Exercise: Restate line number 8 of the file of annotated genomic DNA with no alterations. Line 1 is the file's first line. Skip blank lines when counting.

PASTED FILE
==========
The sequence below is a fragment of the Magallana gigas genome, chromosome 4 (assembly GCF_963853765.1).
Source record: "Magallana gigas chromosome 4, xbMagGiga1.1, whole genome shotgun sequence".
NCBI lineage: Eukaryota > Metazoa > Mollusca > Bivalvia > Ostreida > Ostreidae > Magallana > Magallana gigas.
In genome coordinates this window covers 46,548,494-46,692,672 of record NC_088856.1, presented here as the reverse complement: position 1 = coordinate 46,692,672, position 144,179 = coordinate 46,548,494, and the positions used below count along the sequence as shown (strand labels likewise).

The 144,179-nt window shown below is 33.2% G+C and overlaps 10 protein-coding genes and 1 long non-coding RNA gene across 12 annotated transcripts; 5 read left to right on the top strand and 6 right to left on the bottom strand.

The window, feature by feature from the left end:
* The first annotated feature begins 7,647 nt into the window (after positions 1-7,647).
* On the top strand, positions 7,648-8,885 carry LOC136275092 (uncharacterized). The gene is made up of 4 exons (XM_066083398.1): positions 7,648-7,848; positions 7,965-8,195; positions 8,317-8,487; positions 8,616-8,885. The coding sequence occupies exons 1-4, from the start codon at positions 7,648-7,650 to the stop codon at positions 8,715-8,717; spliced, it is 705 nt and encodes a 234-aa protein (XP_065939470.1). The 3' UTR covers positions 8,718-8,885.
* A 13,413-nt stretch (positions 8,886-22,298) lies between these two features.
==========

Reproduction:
* On the top strand, positions 7,648-8,885 carry LOC136275092 (uncharacterized). The gene is made up of 4 exons (XM_066083398.1): positions 7,648-7,848; positions 7,965-8,195; positions 8,317-8,487; positions 8,616-8,885. The coding sequence occupies exons 1-4, from the start codon at positions 7,648-7,650 to the stop codon at positions 8,715-8,717; spliced, it is 705 nt and encodes a 234-aa protein (XP_065939470.1). The 3' UTR covers positions 8,718-8,885.